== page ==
Posted on May 12th, 2010 No comments
So we have a new Government at last and this Conservative/Liberal Democrat coalition is looking around for things they can agree on.
Well rumour has it that one thing they are going to take from their manifestos and bring to Parliament is a so-called Freedom Bill.
This was a plank of Liberal Democrat policy and pledged to strengthen the powers of the Data Protection Act and the Freedom of Information Act.
It specifically made mention of bringing private companies under the Act if they are delivering monopoly services to the public. They specifically mention that Network Rail should be brought under FoI legislation, but I presume it would also then extend to utility organisations like water and power companies.
The reason it would appear that this may be pushed through is that it is not completely at odds with Conservative policy, which although less specific did make noises about strengthening the power of the Information Commissioner, giving him the power to fine organisations that are found guilty of mismanaging data.
So it would appear that Clegg and Cameron can find common ground on a Freedom of Information agenda and the power and reach of the legislation could even be extended.
If this does come to fruition and private companies working in the public sector are brought under the Act it means the Information Commissioner will have to do his second U-turn on the issue – he really must be getting quite dizzy.
However a decision released in March by the Commissioner [FER0260426] reversed that ruling and stated that water and sewerage companies were not public authorities for the purposes of the EIR. This decision notice, which isn’t on the Commissioner’s website (e-mail me if you want a copy), refered to a complaint I had made against Thames Water [link].
This reversal, that is signed off by poacher-turned-gamekeeper Steve Wood, used an Information Tribunal decision relating to Network Rail (EA/2006/0061 and EA/2006/0062) as part of the rationale for exempting such companies.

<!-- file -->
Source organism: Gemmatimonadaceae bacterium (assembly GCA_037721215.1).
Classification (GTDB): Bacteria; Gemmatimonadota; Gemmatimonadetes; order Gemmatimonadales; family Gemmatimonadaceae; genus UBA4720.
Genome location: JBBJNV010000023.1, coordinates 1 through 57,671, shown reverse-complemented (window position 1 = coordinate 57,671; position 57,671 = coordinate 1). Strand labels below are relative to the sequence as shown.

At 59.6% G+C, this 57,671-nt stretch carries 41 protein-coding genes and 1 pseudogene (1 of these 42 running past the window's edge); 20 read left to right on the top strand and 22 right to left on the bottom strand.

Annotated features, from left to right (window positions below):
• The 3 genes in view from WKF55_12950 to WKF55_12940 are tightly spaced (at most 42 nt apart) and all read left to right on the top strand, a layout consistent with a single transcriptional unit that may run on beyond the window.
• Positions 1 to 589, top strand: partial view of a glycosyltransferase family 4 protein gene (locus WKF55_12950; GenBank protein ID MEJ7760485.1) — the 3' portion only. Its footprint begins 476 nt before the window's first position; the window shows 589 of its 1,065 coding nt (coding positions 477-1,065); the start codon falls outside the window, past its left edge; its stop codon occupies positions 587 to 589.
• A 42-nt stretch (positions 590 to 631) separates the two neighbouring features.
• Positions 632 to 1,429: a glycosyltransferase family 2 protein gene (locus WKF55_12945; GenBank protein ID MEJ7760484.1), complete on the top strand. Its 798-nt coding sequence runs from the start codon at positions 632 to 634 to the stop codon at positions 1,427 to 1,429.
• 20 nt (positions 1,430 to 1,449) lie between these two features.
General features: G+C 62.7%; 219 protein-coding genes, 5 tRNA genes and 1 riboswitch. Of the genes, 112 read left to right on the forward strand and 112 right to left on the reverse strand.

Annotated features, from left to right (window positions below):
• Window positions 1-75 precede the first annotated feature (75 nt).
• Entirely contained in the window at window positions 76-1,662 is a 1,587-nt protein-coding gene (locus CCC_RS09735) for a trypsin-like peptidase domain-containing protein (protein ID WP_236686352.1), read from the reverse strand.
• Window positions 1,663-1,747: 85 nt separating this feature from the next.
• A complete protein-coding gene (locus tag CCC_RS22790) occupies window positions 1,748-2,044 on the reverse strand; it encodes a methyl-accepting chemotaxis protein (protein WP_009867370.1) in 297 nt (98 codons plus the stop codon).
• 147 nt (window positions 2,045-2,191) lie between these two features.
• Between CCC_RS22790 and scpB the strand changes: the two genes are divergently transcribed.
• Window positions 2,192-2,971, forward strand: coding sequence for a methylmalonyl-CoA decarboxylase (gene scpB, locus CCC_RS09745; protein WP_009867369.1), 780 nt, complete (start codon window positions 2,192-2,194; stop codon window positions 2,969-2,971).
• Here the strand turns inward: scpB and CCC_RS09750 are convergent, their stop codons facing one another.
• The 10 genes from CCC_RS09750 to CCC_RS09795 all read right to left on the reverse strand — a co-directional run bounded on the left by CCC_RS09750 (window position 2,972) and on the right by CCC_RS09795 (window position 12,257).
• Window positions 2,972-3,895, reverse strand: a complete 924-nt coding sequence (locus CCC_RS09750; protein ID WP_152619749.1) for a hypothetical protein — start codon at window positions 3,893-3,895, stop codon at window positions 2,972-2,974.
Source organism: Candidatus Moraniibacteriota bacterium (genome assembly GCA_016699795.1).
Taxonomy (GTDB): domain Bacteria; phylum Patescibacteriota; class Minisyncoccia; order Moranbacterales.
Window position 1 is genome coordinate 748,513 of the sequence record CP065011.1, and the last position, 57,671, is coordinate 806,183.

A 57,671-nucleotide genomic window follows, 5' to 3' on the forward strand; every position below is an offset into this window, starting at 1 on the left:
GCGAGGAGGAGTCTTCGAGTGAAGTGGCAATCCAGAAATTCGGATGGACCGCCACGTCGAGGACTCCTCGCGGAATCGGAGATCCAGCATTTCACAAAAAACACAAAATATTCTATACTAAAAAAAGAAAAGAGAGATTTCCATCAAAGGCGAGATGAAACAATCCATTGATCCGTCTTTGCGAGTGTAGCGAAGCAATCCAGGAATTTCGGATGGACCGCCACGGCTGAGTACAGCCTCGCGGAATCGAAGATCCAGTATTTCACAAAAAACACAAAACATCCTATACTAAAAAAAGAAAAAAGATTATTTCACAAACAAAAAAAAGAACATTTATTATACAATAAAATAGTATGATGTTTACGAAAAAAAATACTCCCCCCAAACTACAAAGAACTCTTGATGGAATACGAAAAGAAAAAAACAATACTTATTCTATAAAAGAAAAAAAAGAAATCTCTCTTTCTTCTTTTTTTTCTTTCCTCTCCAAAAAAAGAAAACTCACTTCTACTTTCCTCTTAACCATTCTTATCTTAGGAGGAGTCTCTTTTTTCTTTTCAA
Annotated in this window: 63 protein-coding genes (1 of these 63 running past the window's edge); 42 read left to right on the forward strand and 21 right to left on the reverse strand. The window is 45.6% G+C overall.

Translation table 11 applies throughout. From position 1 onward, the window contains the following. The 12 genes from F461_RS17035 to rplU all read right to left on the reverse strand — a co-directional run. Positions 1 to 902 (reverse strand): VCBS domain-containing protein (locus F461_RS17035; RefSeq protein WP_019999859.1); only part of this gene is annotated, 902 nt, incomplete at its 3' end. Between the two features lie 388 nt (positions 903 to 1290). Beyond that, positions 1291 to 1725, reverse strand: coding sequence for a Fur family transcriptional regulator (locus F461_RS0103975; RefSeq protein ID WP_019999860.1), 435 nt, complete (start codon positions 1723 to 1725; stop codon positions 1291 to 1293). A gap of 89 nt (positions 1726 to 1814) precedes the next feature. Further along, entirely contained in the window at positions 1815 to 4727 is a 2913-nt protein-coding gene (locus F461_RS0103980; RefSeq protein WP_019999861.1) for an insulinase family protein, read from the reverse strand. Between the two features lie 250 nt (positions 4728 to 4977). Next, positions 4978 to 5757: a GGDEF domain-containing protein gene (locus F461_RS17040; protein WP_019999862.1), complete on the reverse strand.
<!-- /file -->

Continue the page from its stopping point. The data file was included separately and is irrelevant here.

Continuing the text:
Now it appears the world might be turned on its head again and the legal decisions are to be trumped by the lawmakers.
So if they have got time between working out where the cuts are going to go the Government may just give the Freedom of Information world a bit of a shake down.
Posted on May 1st, 2009 No comments
FoI officers have been invited to a talk at the Reuters Institute for the Study of Journalism to hear Jeremy Hayes of BBC Radio 4′s ‘The World Tonight’ give a report on the media’s use of the legislation.
His paper, entitled ‘A SHOCK TO THE SYSTEM: Journalism, Government and the Freedom of Information Act’, explores not only the media’s use of the Act but the way it has changed the reporting landscape for journalists and public authorities.
The session, which is open to all, is being held at the Reuters Institute, in Oxford, on May 20, at 5pm. (link)
Also in attendance will be Jon Ungoed-Thomas, Chief reporter of The Sunday Times and Steve Wood, former blogger and now Assistant Information Commissioner.
Below is a little bit of information about the report:
Journalists using the Freedom of Information Act have forced details of MPs’ Second Homes allowances into the open, with embarrassing results for Home Secretary , Jacqui Smith and other Ministers. Many other revelations have come about through the Act in the spirit of Open Government.
But over four years the Act has become a game of Cat and Mouse with Whitehall with protracted delays and appeals to official arbiters like the Information Commissioner making requests for Information a gamble for journalists working to a deadline.
‘A Shock to the System’ is an incisive and informative report by Jeremy Hayes of BBC Radio 4′s ‘The World Tonight into how FOI is working in Britain. Mr Hayes, a BBC Fellow at the Reuters Institute for the Study of Journalism, has interviewed the main players in the Freedom of Information world. He explores the pressures in the Civil Service and government which led Justice Secretary, Jack Straw to veto the release of Cabinet papers over the decision to go to war in Iraq, as well as other critical policy decisions.
He reveals the growing role of Campaign organizations in using the Act to bolster their agenda and explains why to some journalists, with an eye on public bodies like Health Trusts and national agencies, FOI has become a gold mine for disclosures of previously confidential information.